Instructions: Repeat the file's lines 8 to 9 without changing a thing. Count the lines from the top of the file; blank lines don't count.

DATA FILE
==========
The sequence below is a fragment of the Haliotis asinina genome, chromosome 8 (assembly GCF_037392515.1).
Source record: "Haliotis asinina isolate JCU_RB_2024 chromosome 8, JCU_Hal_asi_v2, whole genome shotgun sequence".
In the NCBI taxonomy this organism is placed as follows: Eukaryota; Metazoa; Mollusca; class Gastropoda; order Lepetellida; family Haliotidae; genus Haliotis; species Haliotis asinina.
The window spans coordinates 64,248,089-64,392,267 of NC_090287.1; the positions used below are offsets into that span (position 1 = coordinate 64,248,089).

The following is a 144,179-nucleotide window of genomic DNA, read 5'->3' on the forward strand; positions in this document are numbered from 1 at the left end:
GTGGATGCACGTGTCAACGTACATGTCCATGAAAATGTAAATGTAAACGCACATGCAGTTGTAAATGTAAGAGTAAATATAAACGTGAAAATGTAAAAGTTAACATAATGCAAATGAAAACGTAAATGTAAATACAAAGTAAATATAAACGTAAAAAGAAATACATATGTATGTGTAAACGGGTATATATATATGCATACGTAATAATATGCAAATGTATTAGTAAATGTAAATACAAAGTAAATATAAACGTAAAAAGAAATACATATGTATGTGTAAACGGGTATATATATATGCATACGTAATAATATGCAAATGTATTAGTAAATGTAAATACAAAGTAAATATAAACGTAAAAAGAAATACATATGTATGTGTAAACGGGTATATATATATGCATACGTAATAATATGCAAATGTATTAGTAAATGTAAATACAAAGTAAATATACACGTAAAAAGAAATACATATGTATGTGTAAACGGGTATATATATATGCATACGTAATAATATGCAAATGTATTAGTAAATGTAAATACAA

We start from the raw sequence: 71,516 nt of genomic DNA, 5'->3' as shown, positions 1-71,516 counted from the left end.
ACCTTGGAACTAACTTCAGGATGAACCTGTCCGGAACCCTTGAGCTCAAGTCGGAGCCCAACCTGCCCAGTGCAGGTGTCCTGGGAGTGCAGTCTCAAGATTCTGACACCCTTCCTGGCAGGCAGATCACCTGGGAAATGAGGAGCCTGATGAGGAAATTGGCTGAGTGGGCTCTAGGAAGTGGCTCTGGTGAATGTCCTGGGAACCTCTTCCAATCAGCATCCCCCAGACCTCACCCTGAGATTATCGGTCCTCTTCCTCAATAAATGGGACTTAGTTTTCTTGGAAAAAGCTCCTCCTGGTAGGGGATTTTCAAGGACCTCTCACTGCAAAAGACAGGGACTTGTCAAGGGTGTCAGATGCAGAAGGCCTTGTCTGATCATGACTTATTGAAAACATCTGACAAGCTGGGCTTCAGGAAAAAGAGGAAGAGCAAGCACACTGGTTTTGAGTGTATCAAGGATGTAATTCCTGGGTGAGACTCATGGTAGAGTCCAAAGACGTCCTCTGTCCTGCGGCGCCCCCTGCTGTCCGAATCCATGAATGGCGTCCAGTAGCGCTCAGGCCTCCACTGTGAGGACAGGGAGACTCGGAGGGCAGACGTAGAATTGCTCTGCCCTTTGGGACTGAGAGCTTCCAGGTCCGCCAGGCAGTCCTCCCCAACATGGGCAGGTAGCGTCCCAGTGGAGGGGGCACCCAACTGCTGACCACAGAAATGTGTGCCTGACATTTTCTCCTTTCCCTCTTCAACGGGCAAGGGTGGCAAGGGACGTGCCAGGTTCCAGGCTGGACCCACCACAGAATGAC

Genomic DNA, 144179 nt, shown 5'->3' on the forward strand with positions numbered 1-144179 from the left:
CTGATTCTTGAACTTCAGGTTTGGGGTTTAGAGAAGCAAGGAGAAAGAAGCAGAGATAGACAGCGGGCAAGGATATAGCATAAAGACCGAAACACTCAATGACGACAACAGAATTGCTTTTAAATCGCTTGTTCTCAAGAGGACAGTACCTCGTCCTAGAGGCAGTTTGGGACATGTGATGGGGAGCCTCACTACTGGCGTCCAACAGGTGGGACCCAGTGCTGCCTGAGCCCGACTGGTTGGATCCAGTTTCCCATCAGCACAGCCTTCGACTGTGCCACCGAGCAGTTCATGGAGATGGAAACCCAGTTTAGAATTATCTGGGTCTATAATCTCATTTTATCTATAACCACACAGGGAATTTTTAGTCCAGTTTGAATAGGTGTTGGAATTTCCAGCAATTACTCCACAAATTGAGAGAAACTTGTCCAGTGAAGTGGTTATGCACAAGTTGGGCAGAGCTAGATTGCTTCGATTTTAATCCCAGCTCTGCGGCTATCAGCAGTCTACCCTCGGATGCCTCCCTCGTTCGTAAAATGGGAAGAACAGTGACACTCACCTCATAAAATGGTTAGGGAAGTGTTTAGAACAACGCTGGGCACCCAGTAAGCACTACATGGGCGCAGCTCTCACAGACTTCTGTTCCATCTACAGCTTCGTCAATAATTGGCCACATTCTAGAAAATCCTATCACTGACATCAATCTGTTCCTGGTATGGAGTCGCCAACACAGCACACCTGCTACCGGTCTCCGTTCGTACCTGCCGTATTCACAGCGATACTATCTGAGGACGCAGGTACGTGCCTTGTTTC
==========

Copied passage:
ACCTTGGAACTAACTTCAGGATGAACCTGTCCGGAACCCTTGAGCTCAAGTCGGAGCCCAACCTGCCCAGTGCAGGTGTCCTGGGAGTGCAGTCTCAAGATTCTGACACCCTTCCTGGCAGGCAGATCACCTGGGAAATGAGGAGCCTGATGAGGAAATTGGCTGAGTGGGCTCTAGGAAGTGGCTCTGGTGAATGTCCTGGGAACCTCTTCCAATCAGCATCCCCCAGACCTCACCCTGAGATTATCGGTCCTCTTCCTCAATAAATGGGACTTAGTTTTCTTGGAAAAAGCTCCTCCTGGTAGGGGATTTTCAAGGACCTCTCACTGCAAAAGACAGGGACTTGTCAAGGGTGTCAGATGCAGAAGGCCTTGTCTGATCATGACTTATTGAAAACATCTGACAAGCTGGGCTTCAGGAAAAAGAGGAAGAGCAAGCACACTGGTTTTGAGTGTATCAAGGATGTAATTCCTGGGTGAGACTCATGGTAGAGTCCAAAGACGTCCTCTGTCCTGCGGCGCCCCCTGCTGTCCGAATCCATGAATGGCGTCCAGTAGCGCTCAGGCCTCCACTGTGAGGACAGGGAGACTCGGAGGGCAGACGTAGAATTGCTCTGCCCTTTGGGACTGAGAGCTTCCAGGTCCGCCAGGCAGTCCTCCCCAACATGGGCAGGTAGCGTCCCAGTGGAGGGGGCACCCAACTGCTGACCACAGAAATGTGTGCCTGACATTTTCTCCTTTCCCTCTTCAACGGGCAAGGGTGGCAAGGGACGTGCCAGGTTCCAGGCTGGACCCACCACAGAATGAC

Genomic DNA, 144179 nt, shown 5'->3' on the forward strand with positions numbered 1-144179 from the left: